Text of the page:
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VOTING PARADOX: The observation that voting by a relatively small group of people might generate a intransitive or inconsistent ranking of three or more alternatives, creating a paradox of rankings. The preferences of rational individuals are generally assumed to transitive and consistent, that is, if a person prefers A to B and B to C, then the person also prefers A to C. However, the preferences of group of voters might not be consistent. That is, as a group, voters might prefer A to B and B to C, but then prefer C to A. This is not only paradoxical and confusing, it also can be inefficient.

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PRICE ELASTICITY OF DEMAND: The relative response of a change in quantity demanded to a relative change in price. More specifically the price elasticity of demand can be defined as the percentage change in quantity demanded due to a percentage change in demand price. The price elasticity of demand should be compared with the price elasticity of supply.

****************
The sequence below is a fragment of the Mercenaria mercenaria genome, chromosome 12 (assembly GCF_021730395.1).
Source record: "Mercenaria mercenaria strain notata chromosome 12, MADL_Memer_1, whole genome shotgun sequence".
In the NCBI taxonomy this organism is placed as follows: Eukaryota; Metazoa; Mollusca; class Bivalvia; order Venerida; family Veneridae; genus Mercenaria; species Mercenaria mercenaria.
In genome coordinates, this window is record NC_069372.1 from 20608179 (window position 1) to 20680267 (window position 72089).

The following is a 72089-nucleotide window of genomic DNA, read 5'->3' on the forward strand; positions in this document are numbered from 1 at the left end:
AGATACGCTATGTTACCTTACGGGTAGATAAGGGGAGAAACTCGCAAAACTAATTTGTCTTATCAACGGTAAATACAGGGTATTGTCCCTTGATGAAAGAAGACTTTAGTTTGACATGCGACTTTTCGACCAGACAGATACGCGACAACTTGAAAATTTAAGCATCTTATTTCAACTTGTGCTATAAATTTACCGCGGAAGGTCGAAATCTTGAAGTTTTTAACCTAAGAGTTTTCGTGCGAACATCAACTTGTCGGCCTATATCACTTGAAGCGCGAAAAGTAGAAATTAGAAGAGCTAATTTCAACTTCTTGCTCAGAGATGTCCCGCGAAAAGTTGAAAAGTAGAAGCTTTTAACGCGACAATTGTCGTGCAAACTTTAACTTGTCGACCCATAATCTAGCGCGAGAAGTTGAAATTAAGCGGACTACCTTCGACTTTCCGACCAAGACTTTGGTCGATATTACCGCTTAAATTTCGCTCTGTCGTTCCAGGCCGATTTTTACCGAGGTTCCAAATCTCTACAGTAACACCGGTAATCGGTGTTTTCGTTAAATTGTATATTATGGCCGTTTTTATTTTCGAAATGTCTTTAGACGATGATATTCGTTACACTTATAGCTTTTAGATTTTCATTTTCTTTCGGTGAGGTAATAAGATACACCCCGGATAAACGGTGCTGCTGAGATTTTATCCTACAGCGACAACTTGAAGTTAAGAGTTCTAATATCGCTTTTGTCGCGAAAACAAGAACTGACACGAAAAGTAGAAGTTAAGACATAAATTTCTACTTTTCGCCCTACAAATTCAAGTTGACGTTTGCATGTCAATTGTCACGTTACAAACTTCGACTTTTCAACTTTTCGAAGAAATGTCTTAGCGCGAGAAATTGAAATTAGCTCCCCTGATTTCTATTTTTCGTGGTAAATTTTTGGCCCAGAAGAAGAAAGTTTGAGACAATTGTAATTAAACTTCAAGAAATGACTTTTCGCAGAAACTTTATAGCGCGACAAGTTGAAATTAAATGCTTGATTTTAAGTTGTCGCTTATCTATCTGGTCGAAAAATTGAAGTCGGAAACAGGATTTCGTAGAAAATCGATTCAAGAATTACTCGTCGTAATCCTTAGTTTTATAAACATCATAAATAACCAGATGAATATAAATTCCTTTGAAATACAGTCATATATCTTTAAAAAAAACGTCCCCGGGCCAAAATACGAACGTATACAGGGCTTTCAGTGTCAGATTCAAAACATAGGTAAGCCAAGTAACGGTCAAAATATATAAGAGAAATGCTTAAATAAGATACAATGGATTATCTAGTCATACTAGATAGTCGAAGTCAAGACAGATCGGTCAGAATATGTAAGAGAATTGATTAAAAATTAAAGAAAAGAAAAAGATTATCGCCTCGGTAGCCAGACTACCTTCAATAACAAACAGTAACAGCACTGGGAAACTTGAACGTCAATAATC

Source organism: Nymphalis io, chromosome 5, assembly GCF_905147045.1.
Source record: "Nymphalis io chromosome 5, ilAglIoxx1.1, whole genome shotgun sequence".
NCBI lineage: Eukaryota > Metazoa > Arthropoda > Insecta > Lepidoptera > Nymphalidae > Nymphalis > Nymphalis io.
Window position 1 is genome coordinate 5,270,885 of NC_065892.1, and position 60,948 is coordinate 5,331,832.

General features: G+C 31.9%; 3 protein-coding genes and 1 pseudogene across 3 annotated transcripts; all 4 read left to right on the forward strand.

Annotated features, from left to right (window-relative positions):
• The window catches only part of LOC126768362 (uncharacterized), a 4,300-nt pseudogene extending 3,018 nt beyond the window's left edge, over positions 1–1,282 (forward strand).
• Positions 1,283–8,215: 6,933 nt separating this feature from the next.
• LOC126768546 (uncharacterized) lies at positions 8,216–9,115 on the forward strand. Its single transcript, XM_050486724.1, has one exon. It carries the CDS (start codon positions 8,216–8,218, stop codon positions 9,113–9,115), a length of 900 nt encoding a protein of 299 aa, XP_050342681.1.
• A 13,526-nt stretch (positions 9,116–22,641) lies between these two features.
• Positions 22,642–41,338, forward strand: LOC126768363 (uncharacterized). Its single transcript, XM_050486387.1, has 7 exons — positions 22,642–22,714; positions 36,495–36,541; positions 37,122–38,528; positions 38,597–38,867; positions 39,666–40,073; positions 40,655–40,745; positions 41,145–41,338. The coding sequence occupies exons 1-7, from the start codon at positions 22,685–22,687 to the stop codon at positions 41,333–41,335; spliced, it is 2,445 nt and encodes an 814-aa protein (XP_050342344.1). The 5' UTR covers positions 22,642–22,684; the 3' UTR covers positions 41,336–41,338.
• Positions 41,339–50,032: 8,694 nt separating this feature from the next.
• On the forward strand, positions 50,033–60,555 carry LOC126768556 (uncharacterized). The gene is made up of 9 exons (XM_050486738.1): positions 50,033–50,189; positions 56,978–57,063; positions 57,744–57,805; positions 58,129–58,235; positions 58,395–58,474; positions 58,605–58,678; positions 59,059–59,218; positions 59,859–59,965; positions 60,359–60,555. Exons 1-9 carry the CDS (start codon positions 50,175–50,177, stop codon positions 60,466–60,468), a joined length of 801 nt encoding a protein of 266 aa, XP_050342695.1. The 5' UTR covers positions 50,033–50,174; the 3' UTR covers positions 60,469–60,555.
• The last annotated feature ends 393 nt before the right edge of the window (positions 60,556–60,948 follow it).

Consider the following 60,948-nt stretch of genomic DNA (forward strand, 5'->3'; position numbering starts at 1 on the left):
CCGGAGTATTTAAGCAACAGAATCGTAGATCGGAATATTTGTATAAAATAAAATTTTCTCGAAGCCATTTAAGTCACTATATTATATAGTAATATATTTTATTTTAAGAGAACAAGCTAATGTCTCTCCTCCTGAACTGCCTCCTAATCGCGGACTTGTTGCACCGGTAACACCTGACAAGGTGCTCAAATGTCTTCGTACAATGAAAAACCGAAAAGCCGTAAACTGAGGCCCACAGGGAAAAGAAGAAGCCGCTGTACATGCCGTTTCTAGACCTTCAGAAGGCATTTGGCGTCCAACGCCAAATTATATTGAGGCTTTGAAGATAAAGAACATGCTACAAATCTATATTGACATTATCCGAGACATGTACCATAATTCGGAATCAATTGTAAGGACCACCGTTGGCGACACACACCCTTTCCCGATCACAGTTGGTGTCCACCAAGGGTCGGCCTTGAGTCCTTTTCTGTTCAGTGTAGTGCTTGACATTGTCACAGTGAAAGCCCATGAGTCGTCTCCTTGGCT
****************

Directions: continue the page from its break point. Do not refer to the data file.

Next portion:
See also | elasticity | price elasticity of supply | price | demand curve | law of demand | quantity demanded | cross elasticity of demand | income elasticity of demand | elasticity alternatives, demand |


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VOTING PARADOX

The possibility that the voting preferences of a group of individuals results in an inconsistent, or intransitive, ranking. While consistent, or transitive, ranking of preferences is expected for individuals, such might not occur for groups of voters. If a consumer prefers good A to good B and good B to good C, then it makes logical sense that the consumer also prefers good A to good C. The voting paradox arises because a group of individuals might prefer A to B and B to C, but then prefer C to A, an inconsistent and intransitive ranking of preferences. Other related voting problems identified by the study of public choice includes the median voter principle, logrolling, and voter apathy (due to rational ignorance and rational abstention).

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